In an average year about fifteen patent cases are tried in the Eastern District of Texas. Statistically, about half are complete defense verdicts, and of the remaining ones, only a few have willfulness findings, so it’s a rare case that presents both a Section 284 claim for enhanced damages and a Section 285 claim for exceptional cases status. When we do have them it allows analysis of which conduct supports (or doesn’t) an award, since courts try to ensure that a party isn’t inadvertently penalized twice for the same conduct. But a recent case out of Beaumont presents both, and provides some useful insight into a trial court’s calculation of enhanced damages, as well as the more frequently presented question of whether a case is “exceptional” for Section 285 purposes.
I was working on an update on the Iris Connex case (you remember – noninfringement dismissal after expedited claim construction, $507,000 in sanctions against plaintiff and nonparty) when I saw Dennis Crouch’s summary this morning of the Federal Circuit’s decision in Asetek Danmark v. CMI USA (“Cooler Master”) (Fed. Cir. 2017) focused on the issue on enjoining a nonparty.
In light of that case, I realized that the time might be right for a detailed post on the issue of the new EDTX-created mechanism for nonparty liability, which I’ll refer to as a the “Iris Connex” test.
The significance of this new test appears to be starting to seep in – I just read an analysis of it in an article by some TBL partners that correctly noted it as evidence that “courts on the front lines of patent litigation, and particularly in the Eastern District of Texas, are more adept at addressing potential systemic abuses than reform-minded politicians.” 23 No. 25 Westlaw Journal Intellectual Property 1. The specific proposals they were addressing were those in recent patent reform bills that sought to increase transparency in NPE cases to address exactly the abuses that the Court found in this case, but which ran into trouble trying to craft specific measures that didn’t cause other problems. When faced with a “shell corporation” scheme to elude liability under Section 285, the article wrote that “the Eastern District of Texas created a solution – and set an example for other courts and patent litigants to follow.” The article opines, and I think correctly so, that this may be another example of the courts developing an effective solution to a problems using existing tools before Congress legislates one.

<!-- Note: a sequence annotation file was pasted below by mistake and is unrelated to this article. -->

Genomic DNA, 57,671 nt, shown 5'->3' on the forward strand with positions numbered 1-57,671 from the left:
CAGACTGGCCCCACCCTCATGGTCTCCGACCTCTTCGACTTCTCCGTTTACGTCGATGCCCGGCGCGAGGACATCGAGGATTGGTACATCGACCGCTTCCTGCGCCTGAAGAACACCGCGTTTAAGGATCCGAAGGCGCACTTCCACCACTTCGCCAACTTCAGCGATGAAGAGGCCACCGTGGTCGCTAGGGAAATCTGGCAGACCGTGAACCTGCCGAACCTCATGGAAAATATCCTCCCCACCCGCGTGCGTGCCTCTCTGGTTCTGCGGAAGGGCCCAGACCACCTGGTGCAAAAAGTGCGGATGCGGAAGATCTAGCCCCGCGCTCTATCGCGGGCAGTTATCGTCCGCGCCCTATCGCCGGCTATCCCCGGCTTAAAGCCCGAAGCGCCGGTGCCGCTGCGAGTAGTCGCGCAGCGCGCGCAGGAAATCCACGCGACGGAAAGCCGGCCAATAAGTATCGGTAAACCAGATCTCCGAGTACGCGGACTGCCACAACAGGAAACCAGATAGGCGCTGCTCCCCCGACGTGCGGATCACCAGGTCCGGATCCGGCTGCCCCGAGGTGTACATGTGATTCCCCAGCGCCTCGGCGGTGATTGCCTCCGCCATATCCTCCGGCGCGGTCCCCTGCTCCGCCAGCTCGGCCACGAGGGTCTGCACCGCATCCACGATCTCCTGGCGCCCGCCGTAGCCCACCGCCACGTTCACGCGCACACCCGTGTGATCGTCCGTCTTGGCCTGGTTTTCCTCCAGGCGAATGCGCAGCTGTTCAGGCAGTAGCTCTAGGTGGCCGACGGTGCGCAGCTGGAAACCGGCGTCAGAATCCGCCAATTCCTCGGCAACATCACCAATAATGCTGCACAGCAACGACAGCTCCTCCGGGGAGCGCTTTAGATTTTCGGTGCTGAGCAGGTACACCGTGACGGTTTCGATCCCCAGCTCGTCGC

But first, we need some background facts on the Iris Connex case. After all, it is the one Judge Gilstrap described as “the clearest example of an exceptional case to yet come before the undersigned. Simply put, if this case is not an exceptional case, then there are none.”
The next 4,296 words are my attempt to summarize the case, its resolution, and its significance. Pour yourself a cup of coffee, pull up a seat, and let’s get exceptional.
As readers of this blog know, prevailing parties’ opinions of the likelihood of a finding of “exceptional case” after a favorable verdict in a patent infringement case are a little like the children in Garrison Keillor’s Lake Wobegon – they’re all above average. And as readers of my annual column on patent infringement in the Texas Bar Journal’s “Year in Review” issue note, judges have to date uniformly disagreed that a verdict – standing alone – supports a finding of exceptional case.
This issue was presented in a EDTX case recently when
I mentioned previously that there’s really no “additur” by which a judge can scratch out the damages number awarded by a jury as insufficient under the evidence and increase it. While a trial court can effectively reduce a verdict via “remittuitur” or via JMOL/MNT practice, the reverse isn’t true. But to use an overused word, patent cases are exceptional in that judges do have the ability to “enhance” damage awards under 35 USC 284 where a jury has made a finding of willful infringement. Such was the case in
There are two directions a patent case can go following a verdict – up or down. And they get two opportunities at each. First, the verdict can be affirmed or it can be set aside. Then the bog-standard 285 motion asserting that the case is exceptional determines if it goes up or stays where it is. (In willful infringement cases there’s a third option, but that’s for a later post). In this case, the Court granted the first motion setting aside the plaintiff’s verdict, but denied the second.